An overview human skin diseases

Editorial - (2021) Volume 9, Issue 1

Tran Nhat Phong Dao*
*Correspondence: Tran Nhat Phong Dao, Department of Chemistry, College of Natural Sciences, Can Tho University,, Campus, 3/2 Street, Can Tho 900000, Viet Nam, Email:
Department of Chemistry, College of Natural Sciences, Can Tho University,, Campus, 3/2 Street, Can Tho 900000, Viet Nam

Received: 30-Apr-2021 Published: 25-May-2021

Editorial Note

Numerous conditions influence the human integumentary framework-the organ framework covering the whole surface of the body and made out of skin, hair, nails, and related muscle and organs. The significant capacity of this framework is as a boundary against the outer climate. The skin gauges a normal of four kilograms, covers a space of two square meters, and is made of three unmistakable layers: the epidermis, dermis, and subcutaneous tissue. The two principle sorts of human skin are: glabrous skin, the bald skin on the palms and soles (likewise alluded to as the “palmoplantar” surfaces), and hair-bearing skin. Inside the last kind, the hairs happen in structures called pilosebaceous units, each with hair follicle, sebaceous organ, and related arrector pili muscle. In the undeveloped organism, the epidermis, hair, and organs structure from the ectoderm, which is synthetically affected by the hidden mesoderm that structures the dermis and subcutaneous tissues.

The epidermis is the most shallow layer of skin, a squamous epithelium with a few layers: the layer corneum, layer lucidum, layer granulosum, layer spinosum, and layer basale. Sustenance is given to these layers by dispersion from the dermis since the epidermis is without direct blood supply. The epidermis contains four cell types: keratinocytes, melanocytes, Langerhans cells, and Merkel cells. Of these, keratinocytes are the significant part, establishing around 95% of the epidermis. This separated squamous epithelium is kept up by cell division inside the layer basale, in which separating cells gradually dislodge outwards through the layer spinosum to the layer corneum, where cells are consistently shed from the surface. In ordinary skin, the pace of creation rises to the pace of misfortune; around fourteen days are required for a cell to move from the basal cell layer to the highest point of the granular cell layer, and an extra fourteen days to cross the layer corneum.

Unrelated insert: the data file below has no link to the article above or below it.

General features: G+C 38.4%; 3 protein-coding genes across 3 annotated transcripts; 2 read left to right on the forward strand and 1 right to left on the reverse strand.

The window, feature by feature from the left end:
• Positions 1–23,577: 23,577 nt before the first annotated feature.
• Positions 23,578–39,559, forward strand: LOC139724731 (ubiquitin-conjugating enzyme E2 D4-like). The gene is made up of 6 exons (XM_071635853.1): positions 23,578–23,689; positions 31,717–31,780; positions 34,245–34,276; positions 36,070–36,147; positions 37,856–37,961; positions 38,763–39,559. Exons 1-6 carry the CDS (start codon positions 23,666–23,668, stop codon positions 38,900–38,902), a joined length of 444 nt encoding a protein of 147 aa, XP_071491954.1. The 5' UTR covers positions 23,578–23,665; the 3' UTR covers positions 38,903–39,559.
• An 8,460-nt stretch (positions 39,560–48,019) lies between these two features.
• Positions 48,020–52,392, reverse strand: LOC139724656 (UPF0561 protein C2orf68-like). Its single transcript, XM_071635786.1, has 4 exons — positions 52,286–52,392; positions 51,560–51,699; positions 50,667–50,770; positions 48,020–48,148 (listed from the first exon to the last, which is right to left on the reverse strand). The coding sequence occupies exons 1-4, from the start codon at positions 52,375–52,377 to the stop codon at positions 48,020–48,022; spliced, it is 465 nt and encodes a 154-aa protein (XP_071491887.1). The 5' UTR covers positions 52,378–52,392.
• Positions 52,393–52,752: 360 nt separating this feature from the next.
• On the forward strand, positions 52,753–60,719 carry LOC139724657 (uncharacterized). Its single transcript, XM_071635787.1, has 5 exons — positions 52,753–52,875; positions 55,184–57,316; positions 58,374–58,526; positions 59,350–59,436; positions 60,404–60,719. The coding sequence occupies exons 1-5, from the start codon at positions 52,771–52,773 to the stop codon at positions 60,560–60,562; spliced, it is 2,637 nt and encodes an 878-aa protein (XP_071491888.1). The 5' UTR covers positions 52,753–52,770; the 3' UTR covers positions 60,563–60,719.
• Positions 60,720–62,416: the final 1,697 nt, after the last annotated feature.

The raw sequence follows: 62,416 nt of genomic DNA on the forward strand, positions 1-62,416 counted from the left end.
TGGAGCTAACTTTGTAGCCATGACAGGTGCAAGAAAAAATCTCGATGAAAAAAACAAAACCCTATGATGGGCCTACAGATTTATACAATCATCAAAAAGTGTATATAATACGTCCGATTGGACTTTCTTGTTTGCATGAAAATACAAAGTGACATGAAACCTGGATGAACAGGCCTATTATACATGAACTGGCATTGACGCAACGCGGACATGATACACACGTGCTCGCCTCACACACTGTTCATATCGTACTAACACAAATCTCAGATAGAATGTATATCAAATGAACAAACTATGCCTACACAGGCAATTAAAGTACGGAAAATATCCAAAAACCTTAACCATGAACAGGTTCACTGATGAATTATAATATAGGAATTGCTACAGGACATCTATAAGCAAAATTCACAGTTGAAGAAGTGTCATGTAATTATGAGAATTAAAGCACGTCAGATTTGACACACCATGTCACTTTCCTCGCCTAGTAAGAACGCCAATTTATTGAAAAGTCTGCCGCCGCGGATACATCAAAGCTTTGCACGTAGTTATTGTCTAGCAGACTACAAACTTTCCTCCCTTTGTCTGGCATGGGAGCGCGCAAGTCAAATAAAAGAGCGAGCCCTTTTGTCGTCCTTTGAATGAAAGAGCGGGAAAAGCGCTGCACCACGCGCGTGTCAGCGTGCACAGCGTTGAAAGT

The dermis is the layer of skin between the epidermis and subcutaneous tissue, and contains two areas, the papillary dermis and the reticular dermis. The shallow papillary dermis interdigitates with the overlying rete edges of the epidermis, between which the two layers connect through the cellar film zone. Primary parts of the dermis are collagen, versatile filaments, and ground substance. Inside these parts are the pilosebaceous units, arrector pili muscles, and the eccrine and apocrine organs. The dermis contains two vascular organizations that run corresponding to the skin surface-one shallow and one profound plexus-which are associated by vertical imparting vessels. The capacity of veins inside the dermis is fourfold: to supply nourishment, to manage temperature, to adjust aggravation, and to partake in injury mending.

States of the human integumentary framework comprise a wide range of sicknesses, otherwise called dermatoses, just as numerous nonpathologic states (like, in specific conditions, melanonychia and racquet nails). While just few skin sicknesses represent most visits to the doctor, a large number of skin conditions have been portrayed. Order of these conditions frequently presents numerous nosological challenges, since basic etiologies and pathogenetics are regularly not known. Along these lines, most current course readings present a grouping dependent on the spot (for instance, states of the mucous film), morphology (ongoing rankling conditions), etiology (skin conditions coming about because of actual elements, etc. Clinically, the finding of a specific skin condition is made by get-together relevant data with respect to the introducing skin.

Awards Nomination

Select your language of interest to view the total content in your interested language

Indexed In
  • Index Copernicus
  • Google Scholar
  • Sherpa Romeo
  • Open J Gate
  • CiteFactor
  • OCLC- WorldCat
  • Academic Resource Index